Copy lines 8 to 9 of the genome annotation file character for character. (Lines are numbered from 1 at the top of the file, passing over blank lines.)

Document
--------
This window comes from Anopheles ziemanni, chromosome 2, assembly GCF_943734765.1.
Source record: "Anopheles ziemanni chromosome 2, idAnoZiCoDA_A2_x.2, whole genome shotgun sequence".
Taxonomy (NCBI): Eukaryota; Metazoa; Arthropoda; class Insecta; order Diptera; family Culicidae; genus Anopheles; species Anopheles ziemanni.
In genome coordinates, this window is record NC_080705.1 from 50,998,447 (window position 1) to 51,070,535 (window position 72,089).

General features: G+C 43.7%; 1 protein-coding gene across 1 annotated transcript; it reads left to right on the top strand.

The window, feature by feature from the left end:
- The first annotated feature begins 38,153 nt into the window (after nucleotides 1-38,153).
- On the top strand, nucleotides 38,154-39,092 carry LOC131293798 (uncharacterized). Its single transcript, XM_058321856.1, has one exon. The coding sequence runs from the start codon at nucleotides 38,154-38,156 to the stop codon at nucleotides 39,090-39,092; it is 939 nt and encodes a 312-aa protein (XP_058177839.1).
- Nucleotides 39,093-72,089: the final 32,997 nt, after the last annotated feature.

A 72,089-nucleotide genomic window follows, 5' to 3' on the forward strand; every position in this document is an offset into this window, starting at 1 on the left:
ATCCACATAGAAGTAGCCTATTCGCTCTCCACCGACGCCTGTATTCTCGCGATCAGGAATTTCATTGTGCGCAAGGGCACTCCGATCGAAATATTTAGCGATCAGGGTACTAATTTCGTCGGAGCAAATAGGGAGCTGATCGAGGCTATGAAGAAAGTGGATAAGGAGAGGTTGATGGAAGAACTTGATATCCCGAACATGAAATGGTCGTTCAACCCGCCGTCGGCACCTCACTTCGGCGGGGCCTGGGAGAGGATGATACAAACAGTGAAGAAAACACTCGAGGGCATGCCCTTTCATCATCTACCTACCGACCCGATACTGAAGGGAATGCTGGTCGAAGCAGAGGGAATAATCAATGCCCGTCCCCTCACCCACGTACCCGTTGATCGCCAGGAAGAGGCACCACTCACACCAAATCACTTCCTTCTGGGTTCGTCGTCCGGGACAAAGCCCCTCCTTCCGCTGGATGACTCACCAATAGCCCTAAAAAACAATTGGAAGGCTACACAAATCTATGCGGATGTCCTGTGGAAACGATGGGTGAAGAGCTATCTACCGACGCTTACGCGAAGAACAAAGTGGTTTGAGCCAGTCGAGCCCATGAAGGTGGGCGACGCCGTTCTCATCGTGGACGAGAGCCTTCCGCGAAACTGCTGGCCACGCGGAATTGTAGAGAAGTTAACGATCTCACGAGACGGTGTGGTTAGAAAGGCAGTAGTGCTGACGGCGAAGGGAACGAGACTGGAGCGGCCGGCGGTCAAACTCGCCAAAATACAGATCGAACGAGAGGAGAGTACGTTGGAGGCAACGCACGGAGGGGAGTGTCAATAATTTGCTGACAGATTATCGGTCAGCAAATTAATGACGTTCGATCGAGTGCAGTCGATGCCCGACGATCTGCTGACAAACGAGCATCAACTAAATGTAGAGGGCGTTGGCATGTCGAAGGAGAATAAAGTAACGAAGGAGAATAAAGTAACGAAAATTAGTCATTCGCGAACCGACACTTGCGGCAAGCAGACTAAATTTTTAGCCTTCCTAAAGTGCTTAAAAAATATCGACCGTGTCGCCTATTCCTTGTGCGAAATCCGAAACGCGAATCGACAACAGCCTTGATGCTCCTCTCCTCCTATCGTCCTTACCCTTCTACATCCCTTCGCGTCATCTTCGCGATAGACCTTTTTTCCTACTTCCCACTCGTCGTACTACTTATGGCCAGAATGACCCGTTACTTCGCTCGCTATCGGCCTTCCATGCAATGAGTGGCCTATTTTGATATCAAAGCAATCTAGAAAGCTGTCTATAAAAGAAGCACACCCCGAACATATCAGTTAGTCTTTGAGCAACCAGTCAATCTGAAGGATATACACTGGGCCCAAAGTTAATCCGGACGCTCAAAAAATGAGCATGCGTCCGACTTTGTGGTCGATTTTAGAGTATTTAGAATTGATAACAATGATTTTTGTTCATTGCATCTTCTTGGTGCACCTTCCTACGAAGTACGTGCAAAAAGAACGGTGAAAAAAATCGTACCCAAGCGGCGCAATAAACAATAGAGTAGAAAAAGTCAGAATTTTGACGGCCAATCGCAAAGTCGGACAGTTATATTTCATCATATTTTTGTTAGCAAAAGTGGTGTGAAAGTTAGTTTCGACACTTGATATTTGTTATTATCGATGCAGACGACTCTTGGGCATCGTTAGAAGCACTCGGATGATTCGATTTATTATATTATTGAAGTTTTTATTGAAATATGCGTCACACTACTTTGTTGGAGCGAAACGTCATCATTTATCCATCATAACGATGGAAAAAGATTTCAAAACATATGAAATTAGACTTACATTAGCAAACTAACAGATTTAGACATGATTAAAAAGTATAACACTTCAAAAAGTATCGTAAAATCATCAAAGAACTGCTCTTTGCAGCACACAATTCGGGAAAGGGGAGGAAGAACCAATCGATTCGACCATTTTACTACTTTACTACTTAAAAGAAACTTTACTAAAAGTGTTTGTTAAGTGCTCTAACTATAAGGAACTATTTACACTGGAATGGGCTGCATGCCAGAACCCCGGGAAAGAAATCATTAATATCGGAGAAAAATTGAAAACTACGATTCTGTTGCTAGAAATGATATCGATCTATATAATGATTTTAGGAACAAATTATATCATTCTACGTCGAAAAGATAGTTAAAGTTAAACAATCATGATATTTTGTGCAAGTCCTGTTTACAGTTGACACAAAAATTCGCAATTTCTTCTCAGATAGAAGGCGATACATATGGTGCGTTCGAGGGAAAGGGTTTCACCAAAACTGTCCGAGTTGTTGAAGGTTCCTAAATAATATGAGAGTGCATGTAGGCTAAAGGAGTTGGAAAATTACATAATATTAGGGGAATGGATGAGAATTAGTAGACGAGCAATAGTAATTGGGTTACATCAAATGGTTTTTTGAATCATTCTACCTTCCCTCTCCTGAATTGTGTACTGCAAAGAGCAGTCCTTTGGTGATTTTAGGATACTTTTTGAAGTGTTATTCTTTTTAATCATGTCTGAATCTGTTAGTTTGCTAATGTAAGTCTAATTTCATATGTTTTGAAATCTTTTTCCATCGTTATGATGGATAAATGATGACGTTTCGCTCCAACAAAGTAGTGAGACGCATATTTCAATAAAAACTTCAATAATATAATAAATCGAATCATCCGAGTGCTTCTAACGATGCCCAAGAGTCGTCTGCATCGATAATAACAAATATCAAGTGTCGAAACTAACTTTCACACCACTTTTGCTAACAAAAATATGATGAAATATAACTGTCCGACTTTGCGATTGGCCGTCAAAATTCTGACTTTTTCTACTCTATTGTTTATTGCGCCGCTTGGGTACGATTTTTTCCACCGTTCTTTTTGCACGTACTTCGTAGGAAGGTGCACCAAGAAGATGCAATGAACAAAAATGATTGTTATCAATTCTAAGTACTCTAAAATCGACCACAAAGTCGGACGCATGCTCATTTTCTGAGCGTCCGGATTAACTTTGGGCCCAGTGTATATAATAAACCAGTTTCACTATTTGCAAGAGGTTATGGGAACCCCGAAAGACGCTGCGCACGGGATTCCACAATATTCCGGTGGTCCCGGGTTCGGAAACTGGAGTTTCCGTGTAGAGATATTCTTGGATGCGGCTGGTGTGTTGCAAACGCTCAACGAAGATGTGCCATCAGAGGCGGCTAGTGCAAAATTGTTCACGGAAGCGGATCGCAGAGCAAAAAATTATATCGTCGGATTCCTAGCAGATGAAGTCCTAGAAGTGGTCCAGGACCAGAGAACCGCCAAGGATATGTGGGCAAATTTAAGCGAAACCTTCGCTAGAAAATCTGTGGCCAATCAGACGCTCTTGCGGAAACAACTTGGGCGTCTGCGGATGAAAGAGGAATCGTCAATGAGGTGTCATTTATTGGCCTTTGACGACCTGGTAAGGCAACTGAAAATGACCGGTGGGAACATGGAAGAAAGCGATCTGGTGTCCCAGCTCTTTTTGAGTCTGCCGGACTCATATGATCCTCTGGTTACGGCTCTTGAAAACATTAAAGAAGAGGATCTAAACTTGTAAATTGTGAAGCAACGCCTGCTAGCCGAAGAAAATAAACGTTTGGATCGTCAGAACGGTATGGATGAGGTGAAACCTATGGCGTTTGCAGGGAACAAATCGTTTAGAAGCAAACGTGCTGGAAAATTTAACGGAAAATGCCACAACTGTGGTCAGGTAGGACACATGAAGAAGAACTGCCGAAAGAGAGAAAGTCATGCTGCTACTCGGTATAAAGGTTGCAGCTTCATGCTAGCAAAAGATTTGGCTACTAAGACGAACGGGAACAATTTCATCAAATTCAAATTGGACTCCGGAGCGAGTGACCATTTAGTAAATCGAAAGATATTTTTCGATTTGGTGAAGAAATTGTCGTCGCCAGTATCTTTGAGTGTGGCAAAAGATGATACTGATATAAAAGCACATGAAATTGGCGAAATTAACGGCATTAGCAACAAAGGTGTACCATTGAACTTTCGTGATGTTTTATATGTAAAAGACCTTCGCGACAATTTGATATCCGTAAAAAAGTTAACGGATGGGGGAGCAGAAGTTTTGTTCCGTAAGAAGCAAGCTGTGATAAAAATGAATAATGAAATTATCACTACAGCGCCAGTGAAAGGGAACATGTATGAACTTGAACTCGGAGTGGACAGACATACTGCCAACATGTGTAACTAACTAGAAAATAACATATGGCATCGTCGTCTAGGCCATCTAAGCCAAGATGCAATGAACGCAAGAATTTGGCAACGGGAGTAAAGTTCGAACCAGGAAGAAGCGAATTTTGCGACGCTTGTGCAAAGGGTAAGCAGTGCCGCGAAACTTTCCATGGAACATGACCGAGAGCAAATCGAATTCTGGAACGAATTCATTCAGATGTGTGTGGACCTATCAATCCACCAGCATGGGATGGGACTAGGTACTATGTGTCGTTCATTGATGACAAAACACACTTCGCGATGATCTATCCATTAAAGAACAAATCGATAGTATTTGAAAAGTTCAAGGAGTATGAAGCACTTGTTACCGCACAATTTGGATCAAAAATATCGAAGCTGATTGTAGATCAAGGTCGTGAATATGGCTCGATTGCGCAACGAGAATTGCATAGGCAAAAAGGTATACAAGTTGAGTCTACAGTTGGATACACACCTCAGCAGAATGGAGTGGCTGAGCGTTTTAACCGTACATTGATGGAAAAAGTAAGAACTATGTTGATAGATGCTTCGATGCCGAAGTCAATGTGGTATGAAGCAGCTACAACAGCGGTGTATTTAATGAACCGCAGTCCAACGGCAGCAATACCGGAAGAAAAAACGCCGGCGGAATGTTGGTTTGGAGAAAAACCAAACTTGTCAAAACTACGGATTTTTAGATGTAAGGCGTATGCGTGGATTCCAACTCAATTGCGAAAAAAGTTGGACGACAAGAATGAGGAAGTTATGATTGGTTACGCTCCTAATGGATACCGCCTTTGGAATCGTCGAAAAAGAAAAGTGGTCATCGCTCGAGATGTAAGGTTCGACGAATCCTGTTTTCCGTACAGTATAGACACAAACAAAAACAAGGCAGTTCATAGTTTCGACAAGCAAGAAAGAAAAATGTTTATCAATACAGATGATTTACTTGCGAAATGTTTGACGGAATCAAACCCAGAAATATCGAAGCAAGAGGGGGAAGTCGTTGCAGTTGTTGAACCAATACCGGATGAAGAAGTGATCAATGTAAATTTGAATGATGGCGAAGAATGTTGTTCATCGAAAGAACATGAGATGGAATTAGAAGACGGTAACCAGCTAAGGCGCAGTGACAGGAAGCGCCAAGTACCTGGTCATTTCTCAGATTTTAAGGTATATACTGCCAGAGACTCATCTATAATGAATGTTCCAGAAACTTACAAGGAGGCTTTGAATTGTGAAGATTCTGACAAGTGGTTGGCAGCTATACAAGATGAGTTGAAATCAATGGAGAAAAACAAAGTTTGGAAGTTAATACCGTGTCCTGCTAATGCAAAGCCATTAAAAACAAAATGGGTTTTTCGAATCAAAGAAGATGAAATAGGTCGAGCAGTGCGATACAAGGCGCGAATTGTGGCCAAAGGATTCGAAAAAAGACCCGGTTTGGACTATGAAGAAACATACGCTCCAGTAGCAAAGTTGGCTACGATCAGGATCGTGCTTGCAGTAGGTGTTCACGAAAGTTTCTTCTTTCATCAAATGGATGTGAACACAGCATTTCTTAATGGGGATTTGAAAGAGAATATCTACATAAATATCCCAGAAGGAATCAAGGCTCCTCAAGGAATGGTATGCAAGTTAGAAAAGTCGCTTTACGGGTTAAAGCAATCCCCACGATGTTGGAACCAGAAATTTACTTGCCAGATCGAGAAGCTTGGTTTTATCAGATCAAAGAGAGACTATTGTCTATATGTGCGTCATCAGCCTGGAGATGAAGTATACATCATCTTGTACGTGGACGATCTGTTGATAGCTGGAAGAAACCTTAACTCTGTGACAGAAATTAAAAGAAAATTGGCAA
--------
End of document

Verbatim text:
- On the top strand, nucleotides 38,154-39,092 carry LOC131293798 (uncharacterized). Its single transcript, XM_058321856.1, has one exon. The coding sequence runs from the start codon at nucleotides 38,154-38,156 to the stop codon at nucleotides 39,090-39,092; it is 939 nt and encodes a 312-aa protein (XP_058177839.1).
- Nucleotides 39,093-72,089: the final 32,997 nt, after the last annotated feature.